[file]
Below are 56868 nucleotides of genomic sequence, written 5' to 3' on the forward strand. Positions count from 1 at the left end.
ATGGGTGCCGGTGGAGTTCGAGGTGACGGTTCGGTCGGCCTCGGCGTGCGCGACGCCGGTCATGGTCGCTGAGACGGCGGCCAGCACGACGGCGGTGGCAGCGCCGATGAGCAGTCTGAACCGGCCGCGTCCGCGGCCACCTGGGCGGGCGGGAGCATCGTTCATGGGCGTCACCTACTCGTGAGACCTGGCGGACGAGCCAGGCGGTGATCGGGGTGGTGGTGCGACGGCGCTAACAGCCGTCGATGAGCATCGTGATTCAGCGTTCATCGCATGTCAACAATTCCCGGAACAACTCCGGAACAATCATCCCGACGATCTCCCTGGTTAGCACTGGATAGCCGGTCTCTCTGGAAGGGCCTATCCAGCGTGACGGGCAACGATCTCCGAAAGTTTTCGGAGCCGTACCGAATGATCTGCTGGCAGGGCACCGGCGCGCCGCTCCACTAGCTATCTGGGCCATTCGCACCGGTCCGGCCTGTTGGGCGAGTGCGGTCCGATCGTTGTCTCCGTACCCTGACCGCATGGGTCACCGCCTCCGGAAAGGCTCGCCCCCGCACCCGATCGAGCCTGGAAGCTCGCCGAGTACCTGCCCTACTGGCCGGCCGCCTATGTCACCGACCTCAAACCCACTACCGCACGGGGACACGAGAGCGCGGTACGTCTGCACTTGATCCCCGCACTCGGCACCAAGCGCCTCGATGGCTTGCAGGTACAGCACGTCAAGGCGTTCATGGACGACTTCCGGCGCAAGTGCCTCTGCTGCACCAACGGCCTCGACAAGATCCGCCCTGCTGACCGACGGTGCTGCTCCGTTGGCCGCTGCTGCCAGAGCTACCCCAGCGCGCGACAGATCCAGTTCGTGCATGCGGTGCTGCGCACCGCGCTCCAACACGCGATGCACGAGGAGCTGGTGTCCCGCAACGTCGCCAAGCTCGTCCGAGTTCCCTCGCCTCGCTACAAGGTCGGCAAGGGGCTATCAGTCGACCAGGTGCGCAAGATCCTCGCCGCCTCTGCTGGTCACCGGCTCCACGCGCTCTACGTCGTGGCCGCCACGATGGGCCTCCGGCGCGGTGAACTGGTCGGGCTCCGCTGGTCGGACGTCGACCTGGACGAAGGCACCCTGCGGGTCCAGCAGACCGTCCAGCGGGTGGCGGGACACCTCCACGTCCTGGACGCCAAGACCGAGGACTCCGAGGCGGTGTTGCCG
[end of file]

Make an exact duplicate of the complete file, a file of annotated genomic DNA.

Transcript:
Below are 56868 nucleotides of genomic sequence, written 5' to 3' on the forward strand. Positions count from 1 at the left end.
ATGGGTGCCGGTGGAGTTCGAGGTGACGGTTCGGTCGGCCTCGGCGTGCGCGACGCCGGTCATGGTCGCTGAGACGGCGGCCAGCACGACGGCGGTGGCAGCGCCGATGAGCAGTCTGAACCGGCCGCGTCCGCGGCCACCTGGGCGGGCGGGAGCATCGTTCATGGGCGTCACCTACTCGTGAGACCTGGCGGACGAGCCAGGCGGTGATCGGGGTGGTGGTGCGACGGCGCTAACAGCCGTCGATGAGCATCGTGATTCAGCGTTCATCGCATGTCAACAATTCCCGGAACAACTCCGGAACAATCATCCCGACGATCTCCCTGGTTAGCACTGGATAGCCGGTCTCTCTGGAAGGGCCTATCCAGCGTGACGGGCAACGATCTCCGAAAGTTTTCGGAGCCGTACCGAATGATCTGCTGGCAGGGCACCGGCGCGCCGCTCCACTAGCTATCTGGGCCATTCGCACCGGTCCGGCCTGTTGGGCGAGTGCGGTCCGATCGTTGTCTCCGTACCCTGACCGCATGGGTCACCGCCTCCGGAAAGGCTCGCCCCCGCACCCGATCGAGCCTGGAAGCTCGCCGAGTACCTGCCCTACTGGCCGGCCGCCTATGTCACCGACCTCAAACCCACTACCGCACGGGGACACGAGAGCGCGGTACGTCTGCACTTGATCCCCGCACTCGGCACCAAGCGCCTCGATGGCTTGCAGGTACAGCACGTCAAGGCGTTCATGGACGACTTCCGGCGCAAGTGCCTCTGCTGCACCAACGGCCTCGACAAGATCCGCCCTGCTGACCGACGGTGCTGCTCCGTTGGCCGCTGCTGCCAGAGCTACCCCAGCGCGCGACAGATCCAGTTCGTGCATGCGGTGCTGCGCACCGCGCTCCAACACGCGATGCACGAGGAGCTGGTGTCCCGCAACGTCGCCAAGCTCGTCCGAGTTCCCTCGCCTCGCTACAAGGTCGGCAAGGGGCTATCAGTCGACCAGGTGCGCAAGATCCTCGCCGCCTCTGCTGGTCACCGGCTCCACGCGCTCTACGTCGTGGCCGCCACGATGGGCCTCCGGCGCGGTGAACTGGTCGGGCTCCGCTGGTCGGACGTCGACCTGGACGAAGGCACCCTGCGGGTCCAGCAGACCGTCCAGCGGGTGGCGGGACACCTCCACGTCCTGGACGCCAAGACCGAGGACTCCGAGGCGGTGTTGCCG